The shock lasts approximately eight milliseconds and is rated anywhere between 200 volts and 1000 volts, at 360 joules, and 45 amps. Modern defibrillators use adhesive pads, whereas traditional defibrillators had metal paddle electrodes with insulated handles.

What is ventricular fibrillation?

Ventricular fibrillation (VF) is a changed heart rhythm stemming from the bottom chambers of the heart. This abnormal heart rhythm is very short and frequent.

A heart attack is a likely cause.

Beating at over 300 beats per minute typically, VF pulses are too short to push blood from the ventricles. Without immediate intervention, the resulting low blood pressure and loss of circulation in the body can cause loss of consciousness, or death.

Emergency treatment includes immediate CPR and defibrillation with an AED.

Ventricular fibrillation is not the only reason a heart would need a defibrillator.

Ventricular tachycardia is another common form of cardiac distress a defibrillator could correct. The chaotic heartbeats, typically at 100 or more beats a minute, don’t allow the heart chambers to properly fill with blood, reducing effective circulation.

What does an AED do?

When the electrodes of an automated external defibrillator are positioned on the patient’s chests, it begins diagnosing the heart rhythms. No shock will be administered unless treatable ventricular fibrillation is detected.

You don’t need training, which makes an AED a game-changer in terms of responding to out-of-hospital cardiac arrests.

A defibrillator will not restart a heart that has flatlined — in asystole (ay-sis-stuh-lee). The defibrillator will work only when it detects a treatable electrical pulse.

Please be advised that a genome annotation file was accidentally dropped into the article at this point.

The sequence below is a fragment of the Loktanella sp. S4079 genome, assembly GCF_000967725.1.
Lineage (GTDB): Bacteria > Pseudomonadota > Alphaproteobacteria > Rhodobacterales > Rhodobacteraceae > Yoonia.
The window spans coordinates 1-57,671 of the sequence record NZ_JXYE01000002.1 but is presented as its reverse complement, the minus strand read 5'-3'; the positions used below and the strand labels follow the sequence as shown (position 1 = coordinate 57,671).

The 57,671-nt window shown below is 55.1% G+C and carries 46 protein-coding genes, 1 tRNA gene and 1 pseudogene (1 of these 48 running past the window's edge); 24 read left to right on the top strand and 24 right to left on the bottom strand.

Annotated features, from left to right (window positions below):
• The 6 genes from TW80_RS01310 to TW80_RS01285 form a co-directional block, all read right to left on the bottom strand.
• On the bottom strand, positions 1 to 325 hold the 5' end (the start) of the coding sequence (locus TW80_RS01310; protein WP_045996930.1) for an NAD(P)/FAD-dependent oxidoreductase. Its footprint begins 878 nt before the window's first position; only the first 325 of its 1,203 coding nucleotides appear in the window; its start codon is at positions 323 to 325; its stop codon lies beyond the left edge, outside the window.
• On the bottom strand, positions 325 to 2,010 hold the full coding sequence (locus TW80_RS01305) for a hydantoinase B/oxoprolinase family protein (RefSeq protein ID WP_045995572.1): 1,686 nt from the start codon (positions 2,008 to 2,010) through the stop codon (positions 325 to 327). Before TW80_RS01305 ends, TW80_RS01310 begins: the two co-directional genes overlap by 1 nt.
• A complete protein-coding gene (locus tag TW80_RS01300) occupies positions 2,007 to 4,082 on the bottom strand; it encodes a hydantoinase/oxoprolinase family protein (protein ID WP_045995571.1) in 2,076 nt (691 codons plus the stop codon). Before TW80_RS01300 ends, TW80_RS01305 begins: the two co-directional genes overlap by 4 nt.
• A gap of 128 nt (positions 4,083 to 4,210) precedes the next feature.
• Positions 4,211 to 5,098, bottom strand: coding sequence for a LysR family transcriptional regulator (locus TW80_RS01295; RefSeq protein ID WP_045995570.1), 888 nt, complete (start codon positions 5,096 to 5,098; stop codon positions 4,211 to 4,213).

Survival rates of Sudden Cardiac Arrest victims are highest when defibrillation is administered within the first few minutes. Survival rates will improve through greater defibrillator availability and quick access to them.

Defibrillation in DRSABCD

DRSABCD is the strategy used in medical emergencies for basic life support.

D = Danger

Check for danger before approaching the causality. Things to check for may include live wires, exposed needles, or flammable liquids. Your safety ALWAYS comes first.

R = Response

Attempt to get a response from the causality by asking them to say their name or squeeze your hand.

S = Send for Help

If there is no response, now is the time to call 000. If there is other people present at the scene of accident, send someone to locate the nearest defibrillator.

A = Airway

Is the airway clear? Check to make sure the causality has nothing in their mouth, such as broken teeth, food or vomit.

B = Breathing

Once a clear airway is established, check to see if the casualty is breathing.

C = Compressions

Commence chest compressions at a rate of 30 compressions to 2 breaths. You should be pushing at the depth of 1/3 of the victim's chest and at a rate of 100 chest compressions per minute (this will be interrupted by administering rescue breaths). See this interview regarding COVID-safe CPR.

D = Defibrillator

Apply the defibrillator following the voice prompts. If emergency medical staff are there applying the defib, follow their instructions.